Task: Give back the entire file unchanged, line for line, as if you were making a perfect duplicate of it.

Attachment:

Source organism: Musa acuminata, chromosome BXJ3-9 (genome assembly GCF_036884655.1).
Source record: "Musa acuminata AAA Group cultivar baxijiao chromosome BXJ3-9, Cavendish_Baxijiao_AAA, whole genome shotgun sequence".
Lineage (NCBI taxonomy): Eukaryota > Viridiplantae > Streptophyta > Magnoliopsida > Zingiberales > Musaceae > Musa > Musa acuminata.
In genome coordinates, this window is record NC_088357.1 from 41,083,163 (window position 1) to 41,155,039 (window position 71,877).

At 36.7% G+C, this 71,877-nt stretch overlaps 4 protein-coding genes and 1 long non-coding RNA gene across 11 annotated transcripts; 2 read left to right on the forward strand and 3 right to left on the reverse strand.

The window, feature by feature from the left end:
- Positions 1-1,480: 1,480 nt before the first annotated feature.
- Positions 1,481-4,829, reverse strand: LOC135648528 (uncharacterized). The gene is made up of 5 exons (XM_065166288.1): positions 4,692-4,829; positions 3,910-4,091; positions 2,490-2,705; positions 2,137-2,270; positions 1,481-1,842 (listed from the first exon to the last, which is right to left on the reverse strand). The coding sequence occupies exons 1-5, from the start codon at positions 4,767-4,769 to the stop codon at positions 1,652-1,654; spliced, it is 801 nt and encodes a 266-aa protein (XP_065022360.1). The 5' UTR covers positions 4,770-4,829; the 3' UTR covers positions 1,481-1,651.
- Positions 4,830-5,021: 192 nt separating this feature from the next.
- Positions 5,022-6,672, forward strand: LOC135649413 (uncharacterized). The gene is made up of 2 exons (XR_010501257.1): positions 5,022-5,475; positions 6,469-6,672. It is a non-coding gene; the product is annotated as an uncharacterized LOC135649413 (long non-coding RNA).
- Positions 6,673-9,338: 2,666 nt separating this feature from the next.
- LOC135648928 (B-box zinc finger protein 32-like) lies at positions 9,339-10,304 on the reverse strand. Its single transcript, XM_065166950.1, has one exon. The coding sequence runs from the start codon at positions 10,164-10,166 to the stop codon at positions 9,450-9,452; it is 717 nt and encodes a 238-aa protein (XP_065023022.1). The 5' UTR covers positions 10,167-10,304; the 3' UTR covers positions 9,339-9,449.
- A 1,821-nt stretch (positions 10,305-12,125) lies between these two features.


Source organism: Musa acuminata, chromosome BXJ3-9 (genome assembly GCF_036884655.1).
Source record: "Musa acuminata AAA Group cultivar baxijiao chromosome BXJ3-9, Cavendish_Baxijiao_AAA, whole genome shotgun sequence".
Lineage (NCBI taxonomy): Eukaryota > Viridiplantae > Streptophyta > Magnoliopsida > Zingiberales > Musaceae > Musa > Musa acuminata.
In genome coordinates, this window is record NC_088357.1 from 41,083,163 (window position 1) to 41,155,039 (window position 71,877).

At 36.7% G+C, this 71,877-nt stretch overlaps 4 protein-coding genes and 1 long non-coding RNA gene across 11 annotated transcripts; 2 read left to right on the forward strand and 3 right to left on the reverse strand.

The window, feature by feature from the left end:
- Positions 1-1,480: 1,480 nt before the first annotated feature.
- Positions 1,481-4,829, reverse strand: LOC135648528 (uncharacterized). The gene is made up of 5 exons (XM_065166288.1): positions 4,692-4,829; positions 3,910-4,091; positions 2,490-2,705; positions 2,137-2,270; positions 1,481-1,842 (listed from the first exon to the last, which is right to left on the reverse strand). The coding sequence occupies exons 1-5, from the start codon at positions 4,767-4,769 to the stop codon at positions 1,652-1,654; spliced, it is 801 nt and encodes a 266-aa protein (XP_065022360.1). The 5' UTR covers positions 4,770-4,829; the 3' UTR covers positions 1,481-1,651.
- Positions 4,830-5,021: 192 nt separating this feature from the next.
- Positions 5,022-6,672, forward strand: LOC135649413 (uncharacterized). The gene is made up of 2 exons (XR_010501257.1): positions 5,022-5,475; positions 6,469-6,672. It is a non-coding gene; the product is annotated as an uncharacterized LOC135649413 (long non-coding RNA).
- Positions 6,673-9,338: 2,666 nt separating this feature from the next.
- LOC135648928 (B-box zinc finger protein 32-like) lies at positions 9,339-10,304 on the reverse strand. Its single transcript, XM_065166950.1, has one exon. The coding sequence runs from the start codon at positions 10,164-10,166 to the stop codon at positions 9,450-9,452; it is 717 nt and encodes a 238-aa protein (XP_065023022.1). The 5' UTR covers positions 10,167-10,304; the 3' UTR covers positions 9,339-9,449.
- A 1,821-nt stretch (positions 10,305-12,125) lies between these two features.